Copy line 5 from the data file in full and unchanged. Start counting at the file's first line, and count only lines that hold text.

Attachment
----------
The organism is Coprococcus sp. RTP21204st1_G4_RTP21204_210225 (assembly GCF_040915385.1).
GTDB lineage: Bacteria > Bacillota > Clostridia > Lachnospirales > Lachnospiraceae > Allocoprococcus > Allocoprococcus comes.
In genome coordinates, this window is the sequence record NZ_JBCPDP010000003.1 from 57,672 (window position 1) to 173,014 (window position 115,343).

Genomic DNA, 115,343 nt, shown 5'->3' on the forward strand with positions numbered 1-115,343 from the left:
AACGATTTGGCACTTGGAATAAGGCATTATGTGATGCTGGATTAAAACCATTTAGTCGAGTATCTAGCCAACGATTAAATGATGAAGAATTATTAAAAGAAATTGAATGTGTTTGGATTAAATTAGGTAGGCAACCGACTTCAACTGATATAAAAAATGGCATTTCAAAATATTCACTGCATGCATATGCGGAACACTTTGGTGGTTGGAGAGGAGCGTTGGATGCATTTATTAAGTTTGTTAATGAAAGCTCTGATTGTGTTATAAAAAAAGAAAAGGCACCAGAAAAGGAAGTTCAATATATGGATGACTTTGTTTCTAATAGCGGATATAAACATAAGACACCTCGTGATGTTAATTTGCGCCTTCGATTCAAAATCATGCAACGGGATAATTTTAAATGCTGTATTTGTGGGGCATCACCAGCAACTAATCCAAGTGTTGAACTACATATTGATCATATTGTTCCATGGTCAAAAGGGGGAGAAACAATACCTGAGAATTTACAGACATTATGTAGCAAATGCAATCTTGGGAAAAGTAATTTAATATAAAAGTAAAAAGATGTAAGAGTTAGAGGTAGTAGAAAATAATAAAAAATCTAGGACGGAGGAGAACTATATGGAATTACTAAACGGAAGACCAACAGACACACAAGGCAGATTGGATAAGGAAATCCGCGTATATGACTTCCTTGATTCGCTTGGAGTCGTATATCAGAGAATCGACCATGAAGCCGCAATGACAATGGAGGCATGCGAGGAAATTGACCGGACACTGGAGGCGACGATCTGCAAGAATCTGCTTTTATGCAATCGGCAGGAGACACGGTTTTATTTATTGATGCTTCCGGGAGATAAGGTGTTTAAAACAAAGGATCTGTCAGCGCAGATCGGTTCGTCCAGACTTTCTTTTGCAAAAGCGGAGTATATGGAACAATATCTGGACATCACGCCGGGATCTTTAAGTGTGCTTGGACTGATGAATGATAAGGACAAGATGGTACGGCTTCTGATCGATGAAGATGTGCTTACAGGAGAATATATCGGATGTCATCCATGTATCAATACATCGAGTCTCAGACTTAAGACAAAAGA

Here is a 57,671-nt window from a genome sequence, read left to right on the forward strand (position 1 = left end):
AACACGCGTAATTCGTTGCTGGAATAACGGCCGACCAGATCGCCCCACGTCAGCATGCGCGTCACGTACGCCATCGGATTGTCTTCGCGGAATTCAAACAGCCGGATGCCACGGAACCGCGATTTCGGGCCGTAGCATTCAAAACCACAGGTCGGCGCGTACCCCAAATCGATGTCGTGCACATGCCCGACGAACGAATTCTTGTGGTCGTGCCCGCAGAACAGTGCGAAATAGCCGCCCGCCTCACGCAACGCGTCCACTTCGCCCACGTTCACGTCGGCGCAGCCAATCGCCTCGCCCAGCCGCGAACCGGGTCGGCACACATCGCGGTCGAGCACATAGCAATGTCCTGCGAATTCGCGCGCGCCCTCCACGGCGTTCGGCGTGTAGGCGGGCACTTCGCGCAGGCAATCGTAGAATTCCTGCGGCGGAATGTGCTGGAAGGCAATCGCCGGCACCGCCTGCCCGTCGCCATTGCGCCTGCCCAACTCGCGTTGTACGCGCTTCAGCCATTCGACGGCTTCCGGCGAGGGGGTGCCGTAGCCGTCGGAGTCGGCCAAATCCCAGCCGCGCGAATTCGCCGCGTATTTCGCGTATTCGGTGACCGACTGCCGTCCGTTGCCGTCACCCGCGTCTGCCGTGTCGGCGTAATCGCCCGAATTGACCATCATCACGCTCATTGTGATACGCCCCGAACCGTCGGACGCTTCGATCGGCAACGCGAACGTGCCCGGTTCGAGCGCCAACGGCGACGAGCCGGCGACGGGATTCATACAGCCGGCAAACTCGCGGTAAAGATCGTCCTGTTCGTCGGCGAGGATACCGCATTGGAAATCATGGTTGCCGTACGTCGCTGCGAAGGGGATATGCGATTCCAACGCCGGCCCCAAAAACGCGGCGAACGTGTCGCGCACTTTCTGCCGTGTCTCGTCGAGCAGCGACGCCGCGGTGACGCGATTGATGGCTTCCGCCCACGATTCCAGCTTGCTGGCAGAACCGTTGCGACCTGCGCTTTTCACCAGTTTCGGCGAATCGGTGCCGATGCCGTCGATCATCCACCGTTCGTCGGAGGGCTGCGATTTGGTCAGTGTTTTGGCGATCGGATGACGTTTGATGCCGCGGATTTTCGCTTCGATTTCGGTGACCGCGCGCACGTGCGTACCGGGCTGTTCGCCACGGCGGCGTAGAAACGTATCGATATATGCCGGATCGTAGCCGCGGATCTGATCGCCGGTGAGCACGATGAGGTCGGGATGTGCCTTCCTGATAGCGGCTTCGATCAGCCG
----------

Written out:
AACGATTTGGCACTTGGAATAAGGCATTATGTGATGCTGGATTAAAACCATTTAGTCGAGTATCTAGCCAACGATTAAATGATGAAGAATTATTAAAAGAAATTGAATGTGTTTGGATTAAATTAGGTAGGCAACCGACTTCAACTGATATAAAAAATGGCATTTCAAAATATTCACTGCATGCATATGCGGAACACTTTGGTGGTTGGAGAGGAGCGTTGGATGCATTTATTAAGTTTGTTAATGAAAGCTCTGATTGTGTTATAAAAAAAGAAAAGGCACCAGAAAAGGAAGTTCAATATATGGATGACTTTGTTTCTAATAGCGGATATAAACATAAGACACCTCGTGATGTTAATTTGCGCCTTCGATTCAAAATCATGCAACGGGATAATTTTAAATGCTGTATTTGTGGGGCATCACCAGCAACTAATCCAAGTGTTGAACTACATATTGATCATATTGTTCCATGGTCAAAAGGGGGAGAAACAATACCTGAGAATTTACAGACATTATGTAGCAAATGCAATCTTGGGAAAAGTAATTTAATATAAAAGTAAAAAGATGTAAGAGTTAGAGGTAGTAGAAAATAATAAAAAATCTAGGACGGAGGAGAACTATATGGAATTACTAAACGGAAGACCAACAGACACACAAGGCAGATTGGATAAGGAAATCCGCGTATATGACTTCCTTGATTCGCTTGGAGTCGTATATCAGAGAATCGACCATGAAGCCGCAATGACAATGGAGGCATGCGAGGAAATTGACCGGACACTGGAGGCGACGATCTGCAAGAATCTGCTTTTATGCAATCGGCAGGAGACACGGTTTTATTTATTGATGCTTCCGGGAGATAAGGTGTTTAAAACAAAGGATCTGTCAGCGCAGATCGGTTCGTCCAGACTTTCTTTTGCAAAAGCGGAGTATATGGAACAATATCTGGACATCACGCCGGGATCTTTAAGTGTGCTTGGACTGATGAATGATAAGGACAAGATGGTACGGCTTCTGATCGATGAAGATGTGCTTACAGGAGAATATATCGGATGTCATCCATGTATCAATACATCGAGTCTCAGACTTAAGACAAAAGA